Parents seeking to win full custody of a child during a custody battle should be prepared for what may prove to be a challenging fight. Full custody differs from joint custody in that a full custody arrangement grants legal and physical custody to one parent as opposed to both parents.
Before you decide to pursue full custody, however, you should understand your motives. Do you want full custody to punish your ex, or do you really think that your former mate is unfit to share custody of your child?
Family courts across the nation generally agree that joint custody is the best arrangement for the child. This arrangement enables the child to see both parents on a regular basis.
Unless your ex poses serious danger to your child and has a history that indicates a pattern of unsafe behavior, you should question your goal to win full custody. While your ex may have done you wrong, winning full custody to avoid interacting with your former mate again isn't a reason for full custody.
Getting Full Custody
Full custody is also referred to as sole custody. In a full custody arrangement, one parent is the custodial parent, while the other parent is generally granted generous visitation rights as determined by the court. A court will generally agree to grant the non-custodial parent visitation rights unless visitation does not serve the best interests of the child.
Factors Considered in Winning Full Custody
Parents who want to win full custody should consider the following factors that may be determinative in a court of law:
- Courtroom demeanor - A judge may determine a parent's fitness for full custody, in part, on the basis of the parent's demeanor in court. For example, if a parent wants to win full custody, he/she should avoid interruptions and attempt to maintain his/her composure and avoid angry outbursts.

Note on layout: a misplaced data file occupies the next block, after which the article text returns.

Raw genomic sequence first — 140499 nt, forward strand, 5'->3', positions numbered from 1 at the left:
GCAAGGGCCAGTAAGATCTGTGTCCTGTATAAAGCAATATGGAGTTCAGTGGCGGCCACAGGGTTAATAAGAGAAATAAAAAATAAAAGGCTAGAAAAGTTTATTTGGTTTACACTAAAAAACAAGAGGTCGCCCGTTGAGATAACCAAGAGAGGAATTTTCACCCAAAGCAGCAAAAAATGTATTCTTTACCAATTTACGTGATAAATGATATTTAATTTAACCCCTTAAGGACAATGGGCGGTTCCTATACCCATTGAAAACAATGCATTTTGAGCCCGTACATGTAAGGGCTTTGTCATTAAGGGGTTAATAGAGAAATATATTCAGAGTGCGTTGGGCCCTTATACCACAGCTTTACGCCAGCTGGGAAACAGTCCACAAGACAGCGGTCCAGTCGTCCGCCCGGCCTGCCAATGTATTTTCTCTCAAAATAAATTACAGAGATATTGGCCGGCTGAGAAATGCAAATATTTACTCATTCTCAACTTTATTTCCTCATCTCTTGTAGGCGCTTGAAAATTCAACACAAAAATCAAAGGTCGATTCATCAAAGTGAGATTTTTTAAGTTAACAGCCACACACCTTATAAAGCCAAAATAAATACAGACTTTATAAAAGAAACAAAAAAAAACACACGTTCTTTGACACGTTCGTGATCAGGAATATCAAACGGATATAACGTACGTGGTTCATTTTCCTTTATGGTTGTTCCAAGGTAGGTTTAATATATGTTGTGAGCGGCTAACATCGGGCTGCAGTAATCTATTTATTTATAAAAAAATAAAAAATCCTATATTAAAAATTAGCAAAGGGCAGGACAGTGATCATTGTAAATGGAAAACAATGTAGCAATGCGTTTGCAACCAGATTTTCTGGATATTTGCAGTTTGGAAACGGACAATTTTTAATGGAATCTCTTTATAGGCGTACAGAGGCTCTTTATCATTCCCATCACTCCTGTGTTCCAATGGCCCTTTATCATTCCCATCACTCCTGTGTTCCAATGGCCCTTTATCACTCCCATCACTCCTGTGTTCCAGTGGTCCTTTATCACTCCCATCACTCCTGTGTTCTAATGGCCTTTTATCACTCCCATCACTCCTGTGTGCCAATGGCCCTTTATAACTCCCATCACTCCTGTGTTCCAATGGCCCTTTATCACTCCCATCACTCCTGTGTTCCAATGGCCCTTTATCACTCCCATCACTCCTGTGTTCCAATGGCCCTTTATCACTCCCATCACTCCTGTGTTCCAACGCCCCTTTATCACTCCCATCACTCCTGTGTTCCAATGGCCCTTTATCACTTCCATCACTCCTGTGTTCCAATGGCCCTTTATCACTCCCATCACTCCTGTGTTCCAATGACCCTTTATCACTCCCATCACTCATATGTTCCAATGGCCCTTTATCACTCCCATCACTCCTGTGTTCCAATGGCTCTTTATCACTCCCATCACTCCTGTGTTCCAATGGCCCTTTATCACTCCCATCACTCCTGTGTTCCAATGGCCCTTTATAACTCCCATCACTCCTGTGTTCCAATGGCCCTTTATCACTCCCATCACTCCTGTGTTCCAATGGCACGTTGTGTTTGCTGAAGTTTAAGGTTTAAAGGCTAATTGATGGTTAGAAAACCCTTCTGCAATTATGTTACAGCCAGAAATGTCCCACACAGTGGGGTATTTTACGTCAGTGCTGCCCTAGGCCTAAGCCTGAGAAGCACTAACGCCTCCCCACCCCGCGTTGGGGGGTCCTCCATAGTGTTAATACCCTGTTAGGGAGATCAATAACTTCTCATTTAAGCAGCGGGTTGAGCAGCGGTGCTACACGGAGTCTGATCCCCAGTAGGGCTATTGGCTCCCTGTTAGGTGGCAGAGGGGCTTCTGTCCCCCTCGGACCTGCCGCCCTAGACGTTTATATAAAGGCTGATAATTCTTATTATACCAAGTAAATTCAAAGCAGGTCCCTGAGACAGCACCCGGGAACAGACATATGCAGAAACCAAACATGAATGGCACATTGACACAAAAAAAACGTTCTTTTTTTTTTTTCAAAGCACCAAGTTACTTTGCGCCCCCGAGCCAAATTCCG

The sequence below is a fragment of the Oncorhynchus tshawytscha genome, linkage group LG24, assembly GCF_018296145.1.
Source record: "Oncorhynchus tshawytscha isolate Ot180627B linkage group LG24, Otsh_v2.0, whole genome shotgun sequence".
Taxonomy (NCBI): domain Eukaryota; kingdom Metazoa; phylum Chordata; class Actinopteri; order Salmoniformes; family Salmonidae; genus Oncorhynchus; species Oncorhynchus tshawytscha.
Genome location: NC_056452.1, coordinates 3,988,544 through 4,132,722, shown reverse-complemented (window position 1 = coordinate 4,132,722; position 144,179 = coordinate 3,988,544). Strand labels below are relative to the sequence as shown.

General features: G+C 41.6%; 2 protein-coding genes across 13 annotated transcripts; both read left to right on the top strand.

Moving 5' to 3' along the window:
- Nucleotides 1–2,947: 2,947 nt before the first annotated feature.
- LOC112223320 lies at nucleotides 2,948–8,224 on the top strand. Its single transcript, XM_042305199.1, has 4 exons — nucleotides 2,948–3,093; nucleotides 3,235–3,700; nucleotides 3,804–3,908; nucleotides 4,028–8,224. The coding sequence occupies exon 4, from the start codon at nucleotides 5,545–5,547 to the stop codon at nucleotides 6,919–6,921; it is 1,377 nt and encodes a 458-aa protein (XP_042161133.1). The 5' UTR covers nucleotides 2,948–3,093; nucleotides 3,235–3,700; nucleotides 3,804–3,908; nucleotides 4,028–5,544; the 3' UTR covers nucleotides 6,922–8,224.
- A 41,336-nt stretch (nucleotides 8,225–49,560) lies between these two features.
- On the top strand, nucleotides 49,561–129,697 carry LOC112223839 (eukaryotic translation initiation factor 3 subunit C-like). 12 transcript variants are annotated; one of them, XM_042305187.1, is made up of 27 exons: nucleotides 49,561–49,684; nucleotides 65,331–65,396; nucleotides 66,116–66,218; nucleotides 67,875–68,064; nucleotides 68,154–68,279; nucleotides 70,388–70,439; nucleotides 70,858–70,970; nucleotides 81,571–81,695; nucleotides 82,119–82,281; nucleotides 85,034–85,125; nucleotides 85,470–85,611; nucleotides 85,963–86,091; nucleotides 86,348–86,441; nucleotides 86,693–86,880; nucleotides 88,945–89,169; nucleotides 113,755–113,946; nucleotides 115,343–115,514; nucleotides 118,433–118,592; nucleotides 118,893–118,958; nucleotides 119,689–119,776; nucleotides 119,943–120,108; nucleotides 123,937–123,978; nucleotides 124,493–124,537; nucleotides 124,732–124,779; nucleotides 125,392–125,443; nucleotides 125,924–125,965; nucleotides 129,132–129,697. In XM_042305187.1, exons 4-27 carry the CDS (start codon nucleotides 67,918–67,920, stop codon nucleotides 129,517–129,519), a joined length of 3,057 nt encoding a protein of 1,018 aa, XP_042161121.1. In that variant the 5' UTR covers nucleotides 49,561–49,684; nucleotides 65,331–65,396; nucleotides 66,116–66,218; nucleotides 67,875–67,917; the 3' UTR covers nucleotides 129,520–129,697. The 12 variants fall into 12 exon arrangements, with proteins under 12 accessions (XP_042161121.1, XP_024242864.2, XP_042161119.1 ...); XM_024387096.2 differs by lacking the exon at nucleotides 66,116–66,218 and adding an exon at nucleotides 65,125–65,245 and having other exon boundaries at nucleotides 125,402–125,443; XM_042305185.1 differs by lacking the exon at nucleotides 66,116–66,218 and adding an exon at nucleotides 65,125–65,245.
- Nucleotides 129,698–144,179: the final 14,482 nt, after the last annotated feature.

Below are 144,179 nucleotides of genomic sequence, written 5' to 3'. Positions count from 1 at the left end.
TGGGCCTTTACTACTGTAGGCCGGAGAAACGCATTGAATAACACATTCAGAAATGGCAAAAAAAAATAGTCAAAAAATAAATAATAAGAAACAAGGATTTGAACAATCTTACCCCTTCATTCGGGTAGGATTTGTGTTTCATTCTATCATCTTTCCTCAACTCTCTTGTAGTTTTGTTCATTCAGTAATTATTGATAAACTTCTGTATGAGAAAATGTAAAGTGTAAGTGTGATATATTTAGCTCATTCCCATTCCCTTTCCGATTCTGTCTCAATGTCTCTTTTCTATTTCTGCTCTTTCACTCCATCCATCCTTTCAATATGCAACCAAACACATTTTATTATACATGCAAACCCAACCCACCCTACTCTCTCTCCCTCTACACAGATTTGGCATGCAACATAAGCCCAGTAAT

- Courtroom dress - During a custody battle, a court may consider the parent's style of dress as a factor in determining whether the parent will win full custody. Parents should wear dark suits and avoid casual clothing.
- Best interests of the child - This is probably the most important factor that a court will consider. A family court usually determines that it's best for parents to share custody of a child. A parent looking to win full custody should be prepared to state clear reasons why joint custody would not serve the child's best interests. An example of a reason you might be granted sole custody is if your ex has issues with substance abuse or a history of leaving the child home alone.
- Preparation - A judge will consider the level of preparation of a parent looking to win full custody. Preparation includes factors such as whether the parent has an attorney or whether he/she parent has concrete documentation to support his/her position for full custody.
It may not be fair for a court to decide full custody based on the criteria above. But since there's little you can do to change these guidelines, you should follow them accordingly to get your best shot of winning sole custody of your child. For more information about how to win full custody, speak with a qualified attorney in your state or look at more references about strategies to help win full custody.